FDA approves Florida's plan to import cheaper drugs from Canada
Florida is one step closer to being able to import cheaper prescription drugs from Canada.
The Food and Drug Administrationsays it has authorizedFlorida's proposed program to import selected drugs.
Under federal law, any state or tribe can submit a proposal for importation, and a few have. The law allows importation of certain prescription drugs in bulk if doing so would save Americans money without adding safety risks. The FDA also has to give its blessing.
Florida's proposal, championed by Republican Gov. Ron DeSantis, is the first to be OK'd by the agency.
The state has to clear a lot more hurdles, however, before imports could begin. Among other things, it has to specify which drugs it wants to import, verify that they meet FDA's standards and relabel them.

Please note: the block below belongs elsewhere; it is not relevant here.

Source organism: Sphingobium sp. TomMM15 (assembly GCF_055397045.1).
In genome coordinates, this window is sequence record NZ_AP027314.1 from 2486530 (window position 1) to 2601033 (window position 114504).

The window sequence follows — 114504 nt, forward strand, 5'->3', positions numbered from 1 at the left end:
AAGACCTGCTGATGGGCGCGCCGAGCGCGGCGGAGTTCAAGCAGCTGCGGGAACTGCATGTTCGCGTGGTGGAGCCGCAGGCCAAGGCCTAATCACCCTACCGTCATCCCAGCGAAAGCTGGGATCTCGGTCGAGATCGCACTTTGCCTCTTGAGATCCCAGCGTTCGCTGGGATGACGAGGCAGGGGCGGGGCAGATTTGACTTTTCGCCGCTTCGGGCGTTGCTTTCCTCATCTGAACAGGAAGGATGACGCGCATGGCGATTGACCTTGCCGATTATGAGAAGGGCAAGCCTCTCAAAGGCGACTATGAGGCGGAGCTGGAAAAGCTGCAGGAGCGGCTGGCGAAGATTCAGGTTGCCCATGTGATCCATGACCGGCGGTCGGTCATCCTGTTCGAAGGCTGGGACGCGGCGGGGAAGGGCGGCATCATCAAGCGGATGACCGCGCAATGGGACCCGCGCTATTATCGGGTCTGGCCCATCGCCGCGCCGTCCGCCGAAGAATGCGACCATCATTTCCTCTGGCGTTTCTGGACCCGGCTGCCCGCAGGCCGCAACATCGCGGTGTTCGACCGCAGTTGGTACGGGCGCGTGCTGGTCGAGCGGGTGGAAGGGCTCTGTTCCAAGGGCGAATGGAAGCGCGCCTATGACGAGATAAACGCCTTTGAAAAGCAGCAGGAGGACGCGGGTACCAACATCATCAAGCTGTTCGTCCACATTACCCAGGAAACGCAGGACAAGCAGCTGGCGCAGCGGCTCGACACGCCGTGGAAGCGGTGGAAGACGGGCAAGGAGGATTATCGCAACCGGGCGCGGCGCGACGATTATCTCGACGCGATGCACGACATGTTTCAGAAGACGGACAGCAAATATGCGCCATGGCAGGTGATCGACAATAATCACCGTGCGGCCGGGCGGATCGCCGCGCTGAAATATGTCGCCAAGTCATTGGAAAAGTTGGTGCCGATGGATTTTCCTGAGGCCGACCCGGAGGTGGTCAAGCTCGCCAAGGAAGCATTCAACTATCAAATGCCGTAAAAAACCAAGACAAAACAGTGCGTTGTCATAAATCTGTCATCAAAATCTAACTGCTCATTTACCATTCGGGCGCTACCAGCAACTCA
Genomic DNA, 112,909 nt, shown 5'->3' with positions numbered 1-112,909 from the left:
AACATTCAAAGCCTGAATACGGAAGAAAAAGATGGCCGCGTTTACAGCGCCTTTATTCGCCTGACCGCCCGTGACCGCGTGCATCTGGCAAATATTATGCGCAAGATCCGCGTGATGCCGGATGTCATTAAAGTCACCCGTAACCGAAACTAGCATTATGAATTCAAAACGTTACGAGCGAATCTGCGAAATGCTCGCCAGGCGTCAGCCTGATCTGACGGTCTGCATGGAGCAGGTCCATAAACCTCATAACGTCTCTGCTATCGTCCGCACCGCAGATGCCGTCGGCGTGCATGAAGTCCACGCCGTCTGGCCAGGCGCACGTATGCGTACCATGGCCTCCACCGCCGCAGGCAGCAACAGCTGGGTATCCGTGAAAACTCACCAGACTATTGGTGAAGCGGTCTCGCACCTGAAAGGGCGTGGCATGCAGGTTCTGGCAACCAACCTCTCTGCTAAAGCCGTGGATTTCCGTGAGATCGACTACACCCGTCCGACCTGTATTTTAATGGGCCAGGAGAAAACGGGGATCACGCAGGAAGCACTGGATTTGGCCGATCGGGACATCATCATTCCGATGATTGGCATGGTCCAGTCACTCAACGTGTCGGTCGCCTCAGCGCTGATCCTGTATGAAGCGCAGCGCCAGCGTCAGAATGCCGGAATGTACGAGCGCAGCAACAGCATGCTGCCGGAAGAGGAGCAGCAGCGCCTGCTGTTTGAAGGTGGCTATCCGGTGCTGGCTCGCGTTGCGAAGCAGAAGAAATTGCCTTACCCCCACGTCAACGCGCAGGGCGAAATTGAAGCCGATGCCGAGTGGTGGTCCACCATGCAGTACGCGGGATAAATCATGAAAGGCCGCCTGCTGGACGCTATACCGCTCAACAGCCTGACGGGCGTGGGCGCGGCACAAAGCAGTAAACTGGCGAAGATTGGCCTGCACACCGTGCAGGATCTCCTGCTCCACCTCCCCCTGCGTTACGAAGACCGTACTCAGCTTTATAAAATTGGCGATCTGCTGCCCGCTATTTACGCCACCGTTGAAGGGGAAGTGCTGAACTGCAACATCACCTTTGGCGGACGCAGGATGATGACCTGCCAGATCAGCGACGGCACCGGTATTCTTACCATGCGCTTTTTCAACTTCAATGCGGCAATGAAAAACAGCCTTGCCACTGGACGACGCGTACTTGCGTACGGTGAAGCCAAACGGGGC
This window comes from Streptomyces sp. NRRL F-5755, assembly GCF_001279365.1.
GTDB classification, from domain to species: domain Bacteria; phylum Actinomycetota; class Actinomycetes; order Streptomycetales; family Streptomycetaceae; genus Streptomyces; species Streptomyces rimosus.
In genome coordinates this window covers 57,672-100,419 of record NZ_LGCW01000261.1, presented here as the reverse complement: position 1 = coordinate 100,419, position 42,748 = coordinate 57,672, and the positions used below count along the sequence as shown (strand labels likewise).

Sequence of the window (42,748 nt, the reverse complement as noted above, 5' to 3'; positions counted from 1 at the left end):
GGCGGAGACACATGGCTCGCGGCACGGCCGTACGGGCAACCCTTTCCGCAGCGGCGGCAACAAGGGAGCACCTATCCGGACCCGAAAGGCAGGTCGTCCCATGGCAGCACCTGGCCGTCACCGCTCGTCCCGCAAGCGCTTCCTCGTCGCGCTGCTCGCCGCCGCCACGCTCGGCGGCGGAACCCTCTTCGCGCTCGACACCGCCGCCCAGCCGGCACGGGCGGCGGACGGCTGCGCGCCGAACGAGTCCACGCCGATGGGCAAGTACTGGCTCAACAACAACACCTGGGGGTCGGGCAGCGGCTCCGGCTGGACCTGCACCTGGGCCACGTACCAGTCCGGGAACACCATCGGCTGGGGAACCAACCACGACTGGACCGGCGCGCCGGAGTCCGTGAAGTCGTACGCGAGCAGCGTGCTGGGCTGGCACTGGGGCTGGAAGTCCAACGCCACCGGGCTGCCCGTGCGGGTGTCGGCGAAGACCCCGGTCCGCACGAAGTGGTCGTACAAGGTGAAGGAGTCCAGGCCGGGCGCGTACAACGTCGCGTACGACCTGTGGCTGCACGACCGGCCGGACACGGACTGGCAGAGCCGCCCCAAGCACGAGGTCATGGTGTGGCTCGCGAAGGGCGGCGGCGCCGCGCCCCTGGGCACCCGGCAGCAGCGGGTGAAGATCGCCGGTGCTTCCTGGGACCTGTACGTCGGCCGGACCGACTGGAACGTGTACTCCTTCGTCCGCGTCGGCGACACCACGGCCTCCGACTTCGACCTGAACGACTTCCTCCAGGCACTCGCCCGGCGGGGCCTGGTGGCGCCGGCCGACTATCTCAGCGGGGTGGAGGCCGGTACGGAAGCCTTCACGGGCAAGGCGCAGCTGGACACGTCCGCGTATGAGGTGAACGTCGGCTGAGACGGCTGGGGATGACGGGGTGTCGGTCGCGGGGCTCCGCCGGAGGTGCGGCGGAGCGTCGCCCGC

While the FDA authorization is a major policy change, experts also say it alone won't solve the United States' problem with high-priced drugs.
Canada's drug supply is too small, and the country has already taken steps to protect it.
The pharmaceutical industry has pushed back and is expected to sue.
"We are deeply concerned with the FDA's reckless decision to approve Florida's state importation plan," says a statement from Stephen Ubl, president and CEO of the drug industry trade group PhRMA. "Ensuring patients have access to needed medicines is critical, but the importation of unapproved medicines, whether from Canada or elsewhere in the world, poses a serious danger to public health. ... PhRMA is considering all options for preventing this policy from harming patients."
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